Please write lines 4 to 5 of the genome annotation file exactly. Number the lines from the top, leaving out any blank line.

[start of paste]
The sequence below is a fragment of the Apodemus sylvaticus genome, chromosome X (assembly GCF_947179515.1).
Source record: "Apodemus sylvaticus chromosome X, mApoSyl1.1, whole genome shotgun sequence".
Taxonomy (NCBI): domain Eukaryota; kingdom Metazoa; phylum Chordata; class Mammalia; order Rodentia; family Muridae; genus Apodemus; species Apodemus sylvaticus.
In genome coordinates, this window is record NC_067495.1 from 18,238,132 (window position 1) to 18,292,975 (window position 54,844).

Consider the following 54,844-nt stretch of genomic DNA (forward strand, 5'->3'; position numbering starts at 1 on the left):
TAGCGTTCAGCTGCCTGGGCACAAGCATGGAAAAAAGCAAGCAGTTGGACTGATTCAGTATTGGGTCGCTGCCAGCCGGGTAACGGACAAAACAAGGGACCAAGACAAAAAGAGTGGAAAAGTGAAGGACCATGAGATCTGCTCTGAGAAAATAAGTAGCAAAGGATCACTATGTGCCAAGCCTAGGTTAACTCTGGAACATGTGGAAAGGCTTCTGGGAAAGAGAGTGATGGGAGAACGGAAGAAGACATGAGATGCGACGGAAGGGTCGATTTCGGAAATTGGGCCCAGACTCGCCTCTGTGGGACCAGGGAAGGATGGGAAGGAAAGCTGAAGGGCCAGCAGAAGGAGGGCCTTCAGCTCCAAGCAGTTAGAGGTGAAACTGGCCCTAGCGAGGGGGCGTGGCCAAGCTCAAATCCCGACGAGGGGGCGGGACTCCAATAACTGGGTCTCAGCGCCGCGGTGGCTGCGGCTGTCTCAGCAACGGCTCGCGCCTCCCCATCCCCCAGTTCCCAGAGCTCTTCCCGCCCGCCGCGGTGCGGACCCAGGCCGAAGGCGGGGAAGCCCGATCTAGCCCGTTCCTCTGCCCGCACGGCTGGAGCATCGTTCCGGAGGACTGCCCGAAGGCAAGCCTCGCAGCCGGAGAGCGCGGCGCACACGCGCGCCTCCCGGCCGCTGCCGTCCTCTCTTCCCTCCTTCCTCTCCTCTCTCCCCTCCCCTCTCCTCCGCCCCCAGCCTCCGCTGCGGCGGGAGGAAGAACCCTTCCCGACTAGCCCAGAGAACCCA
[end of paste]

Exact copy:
In genome coordinates, this window is record NC_067495.1 from 18,238,132 (window position 1) to 18,292,975 (window position 54,844).

Consider the following 54,844-nt stretch of genomic DNA (forward strand, 5'->3'; position numbering starts at 1 on the left):